shame will cover you, and you will be destroyed 5 forever.
1:18 The descendants of Jacob will be a fire,
and the descendants of Joseph a flame.
The descendants of Esau will be like stubble.
They will burn them up and devour them.
There will not be a single survivor 6 of the descendants of Esau!”
Indeed, the Lord has spoken it.
and the people of the Shephelah 9 will take
They will also take possession of the territory of Ephraim and the territory of Samaria,
will take possession 15 of what belongs to
the people of Canaan, as far as Zarephath, 16
will take possession of the towns of the Negev.
in order to rule over 20 Esau’s mountain.
Then the Lord will reign as King! 21
1 tn Heb “from.” The preposition is used here with a causal sense.
2 tn Heb “because of the slaughter and because of the violence.” These two expressions form a hendiadys meaning “because of the violent slaughter.” Traditional understanding connects the first phrase “because of the slaughter” with the end of v. 9 (cf. KJV, NASB, NIV, NLT). It is preferable, however, to regard it as parallel to the reference to violence at the beginning of v. 11. Both the parallel linguistic structure of the two phrases and the metrical structure of the verse favor connecting this phrase with the beginning of v. 10 (cf. NRSV, TEV).
3 tn Heb “the violence of your brother.” The genitive construction is to be understood as an objective genitive. The meaning is not that Jacob has perpetrated violence (= subjective genitive), but that violence has been committed against him (= objective genitive).
4 tn Heb “your brother Jacob” (so NAB, NASB, NIV, NRSV); NCV “your relatives, the Israelites.”
5 tn Heb “be cut off” (so KJV, NASB, NRSV).
6 tn Heb “will be no survivor”; NAB “none shall survive.”
7 tn Heb “the Negev”; ASV “the South”; NCV, TEV “southern Judah.” The Hebrew text does not have the words “the people of,” but these words have been supplied in the translation for clarity. The place name “the Negev” functions as a synecdoche (container for contents) for the people living in the Negev.
sn The Negev is a dry, hot, arid region in the southern portion of Judah.
8 sn The verb יָרַשׁ (yarash, “to take possession of [something]”) which is repeated three times in vv. 19-20 for emphasis, often implies a violent means of acquisition, such as through military conquest. Obadiah here pictures a dramatic reversal: Judah’s enemies, who conquered them then looted all her valuable possessions, will soon be conquered by the Judeans who will in turn take possession of their valuables. The punishment will fit the crime.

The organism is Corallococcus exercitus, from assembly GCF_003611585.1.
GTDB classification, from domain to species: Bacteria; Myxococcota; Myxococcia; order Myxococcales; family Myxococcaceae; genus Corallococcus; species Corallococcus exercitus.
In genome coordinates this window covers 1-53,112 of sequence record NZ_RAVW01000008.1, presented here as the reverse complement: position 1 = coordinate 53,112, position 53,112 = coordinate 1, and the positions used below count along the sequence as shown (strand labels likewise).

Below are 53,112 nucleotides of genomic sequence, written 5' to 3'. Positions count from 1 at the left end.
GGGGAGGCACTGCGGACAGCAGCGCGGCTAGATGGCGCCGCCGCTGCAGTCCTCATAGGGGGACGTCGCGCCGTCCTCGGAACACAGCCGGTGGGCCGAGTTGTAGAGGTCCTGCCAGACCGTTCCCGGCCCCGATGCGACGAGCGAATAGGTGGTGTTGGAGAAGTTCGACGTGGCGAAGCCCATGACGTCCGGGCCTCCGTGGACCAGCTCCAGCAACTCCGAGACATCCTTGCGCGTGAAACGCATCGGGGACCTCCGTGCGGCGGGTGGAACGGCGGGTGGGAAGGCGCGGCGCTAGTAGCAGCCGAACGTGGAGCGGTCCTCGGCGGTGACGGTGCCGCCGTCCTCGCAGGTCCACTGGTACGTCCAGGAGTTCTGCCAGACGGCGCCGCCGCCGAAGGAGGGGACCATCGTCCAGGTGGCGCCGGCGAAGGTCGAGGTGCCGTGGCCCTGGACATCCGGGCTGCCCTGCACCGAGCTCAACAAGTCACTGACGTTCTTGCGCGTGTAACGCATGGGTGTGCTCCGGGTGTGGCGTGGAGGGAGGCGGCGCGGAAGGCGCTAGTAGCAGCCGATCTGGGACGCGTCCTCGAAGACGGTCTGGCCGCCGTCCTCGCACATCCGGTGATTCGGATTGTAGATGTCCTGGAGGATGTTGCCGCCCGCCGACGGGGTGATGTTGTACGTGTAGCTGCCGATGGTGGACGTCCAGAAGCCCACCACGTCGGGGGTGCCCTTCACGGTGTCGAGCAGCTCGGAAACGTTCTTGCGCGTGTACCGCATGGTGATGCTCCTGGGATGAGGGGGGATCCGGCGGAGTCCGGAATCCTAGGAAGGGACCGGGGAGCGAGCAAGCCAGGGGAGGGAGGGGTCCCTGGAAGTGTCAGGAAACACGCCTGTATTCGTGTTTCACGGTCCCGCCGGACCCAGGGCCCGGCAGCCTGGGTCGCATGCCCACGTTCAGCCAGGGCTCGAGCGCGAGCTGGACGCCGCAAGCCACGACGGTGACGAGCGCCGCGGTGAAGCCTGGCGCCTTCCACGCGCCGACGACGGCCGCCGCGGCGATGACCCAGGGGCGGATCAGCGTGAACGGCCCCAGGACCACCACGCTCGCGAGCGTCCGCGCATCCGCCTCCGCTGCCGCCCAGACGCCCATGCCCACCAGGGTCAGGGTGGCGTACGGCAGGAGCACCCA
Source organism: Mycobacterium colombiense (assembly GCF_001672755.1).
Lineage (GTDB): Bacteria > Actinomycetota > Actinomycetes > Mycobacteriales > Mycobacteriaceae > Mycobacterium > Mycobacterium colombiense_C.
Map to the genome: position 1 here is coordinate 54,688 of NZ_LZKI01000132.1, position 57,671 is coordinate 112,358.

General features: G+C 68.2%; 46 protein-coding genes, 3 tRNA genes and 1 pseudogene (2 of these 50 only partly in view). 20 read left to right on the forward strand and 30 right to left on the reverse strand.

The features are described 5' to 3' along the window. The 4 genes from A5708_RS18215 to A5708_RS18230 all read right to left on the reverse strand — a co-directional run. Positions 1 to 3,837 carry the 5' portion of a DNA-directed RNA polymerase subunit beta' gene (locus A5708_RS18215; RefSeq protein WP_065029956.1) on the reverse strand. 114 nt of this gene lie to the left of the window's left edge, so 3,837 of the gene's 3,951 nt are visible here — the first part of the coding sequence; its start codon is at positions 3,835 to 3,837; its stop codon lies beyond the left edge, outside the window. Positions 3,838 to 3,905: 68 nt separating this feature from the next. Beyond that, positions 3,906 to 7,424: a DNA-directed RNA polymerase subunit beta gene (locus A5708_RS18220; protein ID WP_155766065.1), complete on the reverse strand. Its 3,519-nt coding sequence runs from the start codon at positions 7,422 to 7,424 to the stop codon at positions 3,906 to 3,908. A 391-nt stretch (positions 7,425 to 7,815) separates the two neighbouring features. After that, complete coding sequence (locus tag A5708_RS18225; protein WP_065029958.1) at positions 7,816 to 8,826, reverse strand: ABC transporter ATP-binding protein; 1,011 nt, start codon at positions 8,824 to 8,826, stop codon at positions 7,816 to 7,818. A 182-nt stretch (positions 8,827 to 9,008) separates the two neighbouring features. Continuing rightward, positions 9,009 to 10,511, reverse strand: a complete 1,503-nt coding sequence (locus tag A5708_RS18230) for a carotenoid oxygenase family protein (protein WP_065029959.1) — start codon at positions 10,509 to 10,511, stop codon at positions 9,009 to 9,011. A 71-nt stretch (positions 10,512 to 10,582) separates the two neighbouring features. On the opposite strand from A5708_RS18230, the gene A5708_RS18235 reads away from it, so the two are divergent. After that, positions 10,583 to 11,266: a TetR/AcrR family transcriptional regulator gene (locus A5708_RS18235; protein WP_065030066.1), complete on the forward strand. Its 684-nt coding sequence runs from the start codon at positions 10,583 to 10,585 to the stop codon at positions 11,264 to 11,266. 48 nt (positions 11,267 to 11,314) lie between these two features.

9 tn The Hebrew text does not have the words “the people of,” but they are supplied in the translation since “the Shephelah” functions as a synecdoche referring to residents of this region.
sn The Shephelah as a region refers to the Palestinian foothills that rise from the coastal plain. In much of Old Testament times they served as a divide between the people of Judah and the Philistines.
10 tn The phrase “will take possession” does not appear in this clause, but is implied from its previous use in this verse. It is supplied in the translation for the sake of smoothness.
11 tn The words “the land of” are not present in the Hebrew text. They are supplied in the translation for clarity.
12 tn The phrase “will take possession” does not appear in this clause, but is implied from its previous use in this verse. It is supplied in the translation for stylistic reasons.
13 sn Gilead is a mountainous region on the eastern side of the Jordan River in what is today the country of Jordan.
14 tn Or “army” (TEV); KJV, NAB, NASB “host”; NIV “company.” Some text critics suggest revocalizing MT הַחֵל (hakhel, “the fortress”) to the place- name הָלָה (halah, “Halah”; so NRSV), the location to which many of the Israelite exiles were sent in the 8th century (2 Kgs 7:6; 18:11; 1 Chr 5:26). The MT form is from הַיִל (hayil, “strength”), which is used elsewhere to refer to an army (Exod 14:17; 1 Sam 17:20; 2 Sam 8:9), military fortress (2 Sam 20:15; 22:33), leaders (Exod 18:21) and even wealth or possessions (Obad 1:11, 13).
15 tn The Hebrew text has no verb here. The words “will possess” have been supplied from the context.
16 sn Zarephath was a Phoenician coastal city located some ten miles south of Sidon.
18 sn The exact location of Sepharad is uncertain. Suggestions include a location in Spain, or perhaps Sparta in Greece, or perhaps Sardis in Asia Minor. For inscriptional evidence that bears on this question see E. Lipinski, “Obadiah 20,” VT 23 (1973): 368-70. The reason for mentioning this location in v. 20 seems to be that even though it was far removed from Jerusalem, the Lord will nonetheless enable the Jewish exiles there to return and participate in the restoration of Israel that Obadiah describes.
19 tc The present translation follows the reading מוּשָׁעִים (musha’im, “those who have been delivered”; cf. NRSV, CEV) rather than מוֹשִׁעִים (moshi’im,“deliverers”; cf. NASB, NIV, NLT) of the MT (cf. LXX, Aquila, Theodotion, and Syriac).
20 tn Heb “to judge.” In this context the term does not mean “to render judgment on,” but “to rule over” (cf. NAB “to rule”; NIV “to govern”).
21 tn Heb “then the kingdom will belong to the